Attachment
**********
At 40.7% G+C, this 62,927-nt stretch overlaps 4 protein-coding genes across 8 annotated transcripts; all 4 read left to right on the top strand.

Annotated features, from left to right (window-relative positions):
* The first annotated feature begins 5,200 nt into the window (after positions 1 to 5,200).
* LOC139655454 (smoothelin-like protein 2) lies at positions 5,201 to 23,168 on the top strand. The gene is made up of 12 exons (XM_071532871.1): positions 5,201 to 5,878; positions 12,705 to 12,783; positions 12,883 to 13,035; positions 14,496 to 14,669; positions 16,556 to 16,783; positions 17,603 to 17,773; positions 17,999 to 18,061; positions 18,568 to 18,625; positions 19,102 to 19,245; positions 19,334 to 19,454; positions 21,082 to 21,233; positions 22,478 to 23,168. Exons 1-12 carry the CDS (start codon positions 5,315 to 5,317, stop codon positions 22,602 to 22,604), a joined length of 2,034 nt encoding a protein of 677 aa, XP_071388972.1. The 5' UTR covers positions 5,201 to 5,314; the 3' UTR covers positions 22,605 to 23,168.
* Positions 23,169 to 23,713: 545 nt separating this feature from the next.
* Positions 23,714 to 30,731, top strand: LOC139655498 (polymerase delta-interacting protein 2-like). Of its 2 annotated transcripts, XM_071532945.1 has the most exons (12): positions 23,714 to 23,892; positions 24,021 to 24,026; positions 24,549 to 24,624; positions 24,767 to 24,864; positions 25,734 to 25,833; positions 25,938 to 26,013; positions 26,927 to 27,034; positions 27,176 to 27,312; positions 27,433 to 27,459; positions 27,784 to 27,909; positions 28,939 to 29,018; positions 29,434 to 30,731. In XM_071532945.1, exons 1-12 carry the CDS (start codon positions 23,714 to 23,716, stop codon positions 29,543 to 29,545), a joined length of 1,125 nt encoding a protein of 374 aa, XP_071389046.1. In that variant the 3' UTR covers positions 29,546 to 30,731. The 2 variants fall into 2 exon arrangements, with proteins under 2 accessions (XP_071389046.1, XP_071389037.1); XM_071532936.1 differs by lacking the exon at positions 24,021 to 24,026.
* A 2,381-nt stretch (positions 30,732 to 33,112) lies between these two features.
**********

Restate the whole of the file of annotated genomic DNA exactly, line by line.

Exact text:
At 40.7% G+C, this 62,927-nt stretch overlaps 4 protein-coding genes across 8 annotated transcripts; all 4 read left to right on the top strand.

Annotated features, from left to right (window-relative positions):
* The first annotated feature begins 5,200 nt into the window (after positions 1 to 5,200).
* LOC139655454 (smoothelin-like protein 2) lies at positions 5,201 to 23,168 on the top strand. The gene is made up of 12 exons (XM_071532871.1): positions 5,201 to 5,878; positions 12,705 to 12,783; positions 12,883 to 13,035; positions 14,496 to 14,669; positions 16,556 to 16,783; positions 17,603 to 17,773; positions 17,999 to 18,061; positions 18,568 to 18,625; positions 19,102 to 19,245; positions 19,334 to 19,454; positions 21,082 to 21,233; positions 22,478 to 23,168. Exons 1-12 carry the CDS (start codon positions 5,315 to 5,317, stop codon positions 22,602 to 22,604), a joined length of 2,034 nt encoding a protein of 677 aa, XP_071388972.1. The 5' UTR covers positions 5,201 to 5,314; the 3' UTR covers positions 22,605 to 23,168.
* Positions 23,169 to 23,713: 545 nt separating this feature from the next.
* Positions 23,714 to 30,731, top strand: LOC139655498 (polymerase delta-interacting protein 2-like). Of its 2 annotated transcripts, XM_071532945.1 has the most exons (12): positions 23,714 to 23,892; positions 24,021 to 24,026; positions 24,549 to 24,624; positions 24,767 to 24,864; positions 25,734 to 25,833; positions 25,938 to 26,013; positions 26,927 to 27,034; positions 27,176 to 27,312; positions 27,433 to 27,459; positions 27,784 to 27,909; positions 28,939 to 29,018; positions 29,434 to 30,731. In XM_071532945.1, exons 1-12 carry the CDS (start codon positions 23,714 to 23,716, stop codon positions 29,543 to 29,545), a joined length of 1,125 nt encoding a protein of 374 aa, XP_071389046.1. In that variant the 3' UTR covers positions 29,546 to 30,731. The 2 variants fall into 2 exon arrangements, with proteins under 2 accessions (XP_071389046.1, XP_071389037.1); XM_071532936.1 differs by lacking the exon at positions 24,021 to 24,026.
* A 2,381-nt stretch (positions 30,732 to 33,112) lies between these two features.